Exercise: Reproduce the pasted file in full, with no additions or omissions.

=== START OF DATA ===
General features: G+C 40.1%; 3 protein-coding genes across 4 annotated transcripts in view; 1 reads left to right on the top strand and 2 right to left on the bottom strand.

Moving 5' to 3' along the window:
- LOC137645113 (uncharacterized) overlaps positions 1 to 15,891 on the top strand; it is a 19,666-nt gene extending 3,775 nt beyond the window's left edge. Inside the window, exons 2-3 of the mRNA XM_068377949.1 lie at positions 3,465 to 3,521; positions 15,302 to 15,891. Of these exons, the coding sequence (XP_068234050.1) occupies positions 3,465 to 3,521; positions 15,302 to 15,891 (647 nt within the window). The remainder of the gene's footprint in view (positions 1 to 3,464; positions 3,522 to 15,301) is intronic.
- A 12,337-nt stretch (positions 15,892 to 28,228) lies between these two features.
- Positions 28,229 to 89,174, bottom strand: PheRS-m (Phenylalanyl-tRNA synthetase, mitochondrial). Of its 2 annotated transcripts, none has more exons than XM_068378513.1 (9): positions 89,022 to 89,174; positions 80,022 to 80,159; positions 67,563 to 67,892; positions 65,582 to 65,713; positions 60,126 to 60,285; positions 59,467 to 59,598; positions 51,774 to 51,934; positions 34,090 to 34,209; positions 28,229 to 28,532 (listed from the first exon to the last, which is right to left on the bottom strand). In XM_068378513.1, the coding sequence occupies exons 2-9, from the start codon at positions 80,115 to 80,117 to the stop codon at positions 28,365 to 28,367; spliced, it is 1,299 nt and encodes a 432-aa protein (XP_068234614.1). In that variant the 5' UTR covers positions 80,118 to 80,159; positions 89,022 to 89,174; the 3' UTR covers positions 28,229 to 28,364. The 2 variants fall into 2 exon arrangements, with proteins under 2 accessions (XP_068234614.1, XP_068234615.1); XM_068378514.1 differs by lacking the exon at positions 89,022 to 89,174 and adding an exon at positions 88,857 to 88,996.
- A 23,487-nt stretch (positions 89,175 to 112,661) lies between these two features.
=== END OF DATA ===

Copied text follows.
General features: G+C 40.1%; 3 protein-coding genes across 4 annotated transcripts in view; 1 reads left to right on the top strand and 2 right to left on the bottom strand.

Moving 5' to 3' along the window:
- LOC137645113 (uncharacterized) overlaps positions 1 to 15,891 on the top strand; it is a 19,666-nt gene extending 3,775 nt beyond the window's left edge. Inside the window, exons 2-3 of the mRNA XM_068377949.1 lie at positions 3,465 to 3,521; positions 15,302 to 15,891. Of these exons, the coding sequence (XP_068234050.1) occupies positions 3,465 to 3,521; positions 15,302 to 15,891 (647 nt within the window). The remainder of the gene's footprint in view (positions 1 to 3,464; positions 3,522 to 15,301) is intronic.
- A 12,337-nt stretch (positions 15,892 to 28,228) lies between these two features.
- Positions 28,229 to 89,174, bottom strand: PheRS-m (Phenylalanyl-tRNA synthetase, mitochondrial). Of its 2 annotated transcripts, none has more exons than XM_068378513.1 (9): positions 89,022 to 89,174; positions 80,022 to 80,159; positions 67,563 to 67,892; positions 65,582 to 65,713; positions 60,126 to 60,285; positions 59,467 to 59,598; positions 51,774 to 51,934; positions 34,090 to 34,209; positions 28,229 to 28,532 (listed from the first exon to the last, which is right to left on the bottom strand). In XM_068378513.1, the coding sequence occupies exons 2-9, from the start codon at positions 80,115 to 80,117 to the stop codon at positions 28,365 to 28,367; spliced, it is 1,299 nt and encodes a 432-aa protein (XP_068234614.1). In that variant the 5' UTR covers positions 80,118 to 80,159; positions 89,022 to 89,174; the 3' UTR covers positions 28,229 to 28,364. The 2 variants fall into 2 exon arrangements, with proteins under 2 accessions (XP_068234614.1, XP_068234615.1); XM_068378514.1 differs by lacking the exon at positions 89,022 to 89,174 and adding an exon at positions 88,857 to 88,996.
- A 23,487-nt stretch (positions 89,175 to 112,661) lies between these two features.